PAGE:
Thursday, March 1, 2012

Things I've Learned in Grad School #4

Some people believe that ingesting certain substances (i.e., wine, beer, pot, whatever it is that floats your boat) really brings out their creative genius and enhances their performance. This is not true. However, I have found (and have heard fellow academic-types agree) that sipping on a glass of wine, or a fine dark beer (my advisor recommends Guinness or something similar) really can aid your writing. It relaxes your inhibitions just enough to really get the words flowing, without totally incapacitating you. May not be your finest writing, but you're gonna' go back and edit, anyway, and at least then you have something to edit instead of having nothing--or that single sentence on which you have spent the last half-hour trying to make it "perfect."

And now I am going to top off my glass and get back to that paper...

Saturday, February 25, 2012

Things I've Learning in Grad School #3

Being humble, helpful, and generally nice does not mean you have to allow people to walk all over you.

Monday, February 13, 2012

Things I've Learned in Grad School #2

When in doubt, go with "it depends"--a pretty reliable answer to almost any question. Granted, you might have to be prepared to next discuss on what "it" depends--but if nothing else, it'll buy you some time :)

Tuesday, February 7, 2012

Things I've learned in Grad School: #1

New weekly post idea: things I've learned during this grad school/doc program thing--and mostly those things I've learned OUTSIDE of the classroom (with a few exceptions, I'm sure), but still directly related to my enrollment in the program.

The very first lesson learned in grad school: Grad school can make you doubt your ability to get along in the real world. Then again, one must remember that grad school is a far cry from the real world.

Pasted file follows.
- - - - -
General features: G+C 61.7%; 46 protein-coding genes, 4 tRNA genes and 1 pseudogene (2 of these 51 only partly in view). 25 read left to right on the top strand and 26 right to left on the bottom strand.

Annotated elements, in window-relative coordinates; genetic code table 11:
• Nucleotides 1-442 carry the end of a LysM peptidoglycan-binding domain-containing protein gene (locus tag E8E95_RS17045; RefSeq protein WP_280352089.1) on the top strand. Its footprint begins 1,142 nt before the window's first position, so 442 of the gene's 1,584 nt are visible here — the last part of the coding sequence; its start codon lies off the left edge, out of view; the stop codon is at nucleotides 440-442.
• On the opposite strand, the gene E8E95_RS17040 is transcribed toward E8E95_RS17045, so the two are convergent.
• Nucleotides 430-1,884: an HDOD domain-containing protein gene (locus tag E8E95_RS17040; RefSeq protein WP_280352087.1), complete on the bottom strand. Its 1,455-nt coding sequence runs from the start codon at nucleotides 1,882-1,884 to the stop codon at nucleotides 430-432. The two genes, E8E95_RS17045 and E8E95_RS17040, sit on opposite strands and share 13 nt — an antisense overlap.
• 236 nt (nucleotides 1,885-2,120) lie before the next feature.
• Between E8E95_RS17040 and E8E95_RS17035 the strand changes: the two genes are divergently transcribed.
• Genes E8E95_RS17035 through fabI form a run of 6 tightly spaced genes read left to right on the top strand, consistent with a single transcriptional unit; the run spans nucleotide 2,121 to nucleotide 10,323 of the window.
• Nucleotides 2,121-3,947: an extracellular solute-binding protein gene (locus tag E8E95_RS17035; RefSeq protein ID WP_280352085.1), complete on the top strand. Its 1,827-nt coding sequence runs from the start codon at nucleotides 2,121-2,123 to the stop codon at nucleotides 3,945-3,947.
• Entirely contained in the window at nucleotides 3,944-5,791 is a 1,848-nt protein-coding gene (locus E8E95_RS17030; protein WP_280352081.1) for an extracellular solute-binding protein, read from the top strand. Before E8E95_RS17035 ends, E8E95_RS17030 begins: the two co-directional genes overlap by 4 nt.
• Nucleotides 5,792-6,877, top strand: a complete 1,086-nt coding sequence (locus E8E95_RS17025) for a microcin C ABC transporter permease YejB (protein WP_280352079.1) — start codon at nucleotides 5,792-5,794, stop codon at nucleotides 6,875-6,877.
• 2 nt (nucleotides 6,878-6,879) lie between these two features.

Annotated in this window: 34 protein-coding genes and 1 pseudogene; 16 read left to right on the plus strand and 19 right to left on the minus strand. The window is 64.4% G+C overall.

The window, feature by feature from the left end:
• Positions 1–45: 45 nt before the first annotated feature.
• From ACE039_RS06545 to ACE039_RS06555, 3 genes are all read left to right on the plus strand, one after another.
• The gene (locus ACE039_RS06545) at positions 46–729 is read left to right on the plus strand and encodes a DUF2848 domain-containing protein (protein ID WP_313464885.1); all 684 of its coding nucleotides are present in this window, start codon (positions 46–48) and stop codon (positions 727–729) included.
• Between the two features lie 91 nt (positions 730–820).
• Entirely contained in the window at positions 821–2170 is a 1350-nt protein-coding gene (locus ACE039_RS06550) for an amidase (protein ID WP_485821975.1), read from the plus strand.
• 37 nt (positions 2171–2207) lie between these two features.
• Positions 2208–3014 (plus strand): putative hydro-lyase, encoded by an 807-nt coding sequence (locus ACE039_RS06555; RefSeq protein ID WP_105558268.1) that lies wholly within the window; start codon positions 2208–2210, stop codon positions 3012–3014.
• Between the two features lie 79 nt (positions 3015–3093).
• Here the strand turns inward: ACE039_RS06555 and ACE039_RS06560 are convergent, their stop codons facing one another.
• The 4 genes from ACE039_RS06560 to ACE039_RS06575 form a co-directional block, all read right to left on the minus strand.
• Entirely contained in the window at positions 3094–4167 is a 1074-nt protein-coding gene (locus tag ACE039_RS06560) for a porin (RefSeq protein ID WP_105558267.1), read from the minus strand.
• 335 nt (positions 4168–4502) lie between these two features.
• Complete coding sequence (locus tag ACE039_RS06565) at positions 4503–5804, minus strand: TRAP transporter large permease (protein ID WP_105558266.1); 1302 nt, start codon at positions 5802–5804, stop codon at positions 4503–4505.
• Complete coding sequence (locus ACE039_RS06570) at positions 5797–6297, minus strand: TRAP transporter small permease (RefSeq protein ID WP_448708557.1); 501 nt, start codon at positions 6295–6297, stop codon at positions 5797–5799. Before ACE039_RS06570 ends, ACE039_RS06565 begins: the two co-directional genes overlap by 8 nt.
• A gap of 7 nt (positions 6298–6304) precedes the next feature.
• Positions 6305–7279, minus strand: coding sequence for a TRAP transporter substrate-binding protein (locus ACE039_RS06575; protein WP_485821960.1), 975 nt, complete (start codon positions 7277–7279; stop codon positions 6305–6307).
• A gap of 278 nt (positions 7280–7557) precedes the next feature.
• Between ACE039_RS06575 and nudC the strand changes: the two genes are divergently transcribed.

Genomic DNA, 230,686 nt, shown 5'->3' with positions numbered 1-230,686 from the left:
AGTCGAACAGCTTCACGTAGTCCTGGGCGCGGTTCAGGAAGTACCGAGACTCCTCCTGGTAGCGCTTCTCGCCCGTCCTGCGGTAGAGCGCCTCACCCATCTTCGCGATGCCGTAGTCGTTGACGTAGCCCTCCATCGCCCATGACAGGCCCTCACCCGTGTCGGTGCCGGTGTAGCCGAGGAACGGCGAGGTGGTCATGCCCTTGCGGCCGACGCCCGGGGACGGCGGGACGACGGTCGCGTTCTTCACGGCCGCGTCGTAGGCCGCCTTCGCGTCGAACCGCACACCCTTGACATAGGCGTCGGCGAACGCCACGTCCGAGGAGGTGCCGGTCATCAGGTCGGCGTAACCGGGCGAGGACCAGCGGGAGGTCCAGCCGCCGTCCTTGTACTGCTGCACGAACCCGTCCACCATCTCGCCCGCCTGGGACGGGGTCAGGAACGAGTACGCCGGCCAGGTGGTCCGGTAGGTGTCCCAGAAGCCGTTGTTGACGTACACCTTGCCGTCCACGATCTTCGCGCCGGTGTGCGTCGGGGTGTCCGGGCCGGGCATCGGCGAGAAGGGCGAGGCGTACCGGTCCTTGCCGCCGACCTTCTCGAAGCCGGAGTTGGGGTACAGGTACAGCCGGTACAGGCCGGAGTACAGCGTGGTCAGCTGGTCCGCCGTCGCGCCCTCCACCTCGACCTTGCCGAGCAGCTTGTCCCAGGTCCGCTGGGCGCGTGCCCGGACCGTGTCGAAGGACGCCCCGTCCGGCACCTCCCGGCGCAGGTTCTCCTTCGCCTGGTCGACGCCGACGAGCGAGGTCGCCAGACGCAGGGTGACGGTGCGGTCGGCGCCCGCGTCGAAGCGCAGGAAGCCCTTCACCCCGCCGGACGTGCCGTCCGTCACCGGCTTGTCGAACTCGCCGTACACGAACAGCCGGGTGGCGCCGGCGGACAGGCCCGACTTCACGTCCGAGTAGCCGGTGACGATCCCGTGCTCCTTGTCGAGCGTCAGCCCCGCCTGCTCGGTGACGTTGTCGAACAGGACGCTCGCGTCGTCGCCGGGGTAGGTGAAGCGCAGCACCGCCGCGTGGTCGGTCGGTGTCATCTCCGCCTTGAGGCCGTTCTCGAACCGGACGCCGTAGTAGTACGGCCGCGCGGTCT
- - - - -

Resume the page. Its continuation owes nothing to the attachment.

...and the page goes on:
And yet another new dissertation idea...

Qualitative study--interviews with teachers working at Durango High School as they prepare to launch the new learning-communities model in August 2012.

Freshman and sophomore students at Durango will select one of three learning communities within the larger high school to commit themselves for the first two years of their high school experience (during Junior and Senior years, it sounds like they will still "belong" to their learning community, but be free to take a wider range of electives). The three learning communities: (1) the DaVinci school of creativity and innovation; (2) the Atlas international school of inquiry; and (3) the Basecamp school of expeditionary learning. Apparently, this model was actually formulated and proposed by the teachers at the school, and they are currently participating in additional professional development to prepare for this change in the upcoming school year. As I said above, I want to interview the teachers about the process--the development of the idea and proposals from teachers' perspectives, their process in selecting a community of which to be a part, anticipated challenges and opportunities, the professional development opportunities (and if teachers find them to be sufficient, or if there is additional support they feel they would like), etc.

Haven't even started reviewing the literature, yet, so this is a very early-stage idea, but doable (as long as the school district and teachers will have me!)

Tuesday, October 18, 2011

New dissertation idea...